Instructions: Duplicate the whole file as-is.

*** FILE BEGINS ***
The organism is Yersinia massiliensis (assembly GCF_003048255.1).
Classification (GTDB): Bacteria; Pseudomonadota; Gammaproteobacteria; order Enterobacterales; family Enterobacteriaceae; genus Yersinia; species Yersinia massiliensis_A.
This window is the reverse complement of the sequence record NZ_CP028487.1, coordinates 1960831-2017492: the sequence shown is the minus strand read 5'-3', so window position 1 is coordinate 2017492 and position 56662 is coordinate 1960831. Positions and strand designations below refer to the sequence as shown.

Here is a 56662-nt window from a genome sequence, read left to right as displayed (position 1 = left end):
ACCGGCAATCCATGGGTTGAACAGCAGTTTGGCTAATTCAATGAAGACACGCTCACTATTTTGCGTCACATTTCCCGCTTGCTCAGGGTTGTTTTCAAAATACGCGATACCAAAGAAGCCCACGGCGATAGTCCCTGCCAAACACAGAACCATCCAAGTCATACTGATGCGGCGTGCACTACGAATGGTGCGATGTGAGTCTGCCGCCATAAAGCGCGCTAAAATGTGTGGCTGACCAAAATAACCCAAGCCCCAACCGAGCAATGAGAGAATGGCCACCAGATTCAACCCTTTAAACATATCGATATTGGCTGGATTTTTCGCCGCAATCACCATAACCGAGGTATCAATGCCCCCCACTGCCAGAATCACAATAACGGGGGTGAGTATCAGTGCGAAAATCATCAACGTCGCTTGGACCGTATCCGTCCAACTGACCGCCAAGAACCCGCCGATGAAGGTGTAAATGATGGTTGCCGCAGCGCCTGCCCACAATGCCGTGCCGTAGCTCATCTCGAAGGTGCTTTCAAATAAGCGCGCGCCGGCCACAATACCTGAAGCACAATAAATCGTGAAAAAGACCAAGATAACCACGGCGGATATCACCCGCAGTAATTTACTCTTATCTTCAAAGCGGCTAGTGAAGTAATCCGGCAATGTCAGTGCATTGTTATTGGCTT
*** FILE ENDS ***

The organism is Yersinia massiliensis (assembly GCF_003048255.1).
Classification (GTDB): Bacteria; Pseudomonadota; Gammaproteobacteria; order Enterobacterales; family Enterobacteriaceae; genus Yersinia; species Yersinia massiliensis_A.
This window is the reverse complement of the sequence record NZ_CP028487.1, coordinates 1960831-2017492: the sequence shown is the minus strand read 5'-3', so window position 1 is coordinate 2017492 and position 56662 is coordinate 1960831. Positions and strand designations below refer to the sequence as shown.

Here is a 56662-nt window from a genome sequence, read left to right as displayed (position 1 = left end):
ACCGGCAATCCATGGGTTGAACAGCAGTTTGGCTAATTCAATGAAGACACGCTCACTATTTTGCGTCACATTTCCCGCTTGCTCAGGGTTGTTTTCAAAATACGCGATACCAAAGAAGCCCACGGCGATAGTCCCTGCCAAACACAGAACCATCCAAGTCATACTGATGCGGCGTGCACTACGAATGGTGCGATGTGAGTCTGCCGCCATAAAGCGCGCTAAAATGTGTGGCTGACCAAAATAACCCAAGCCCCAACCGAGCAATGAGAGAATGGCCACCAGATTCAACCCTTTAAACATATCGATATTGGCTGGATTTTTCGCCGCAATCACCATAACCGAGGTATCAATGCCCCCCACTGCCAGAATCACAATAACGGGGGTGAGTATCAGTGCGAAAATCATCAACGTCGCTTGGACCGTATCCGTCCAACTGACCGCCAAGAACCCGCCGATGAAGGTGTAAATGATGGTTGCCGCAGCGCCTGCCCACAATGCCGTGCCGTAGCTCATCTCGAAGGTGCTTTCAAATAAGCGCGCGCCGGCCACAATACCTGAAGCACAATAAATCGTGAAAAAGACCAAGATAACCACGGCGGATATCACCCGCAGTAATTTACTCTTATCTTCAAAGCGGCTAGTGAAGTAATCCGGCAATGTCAGTGCATTGTTATTGGCTT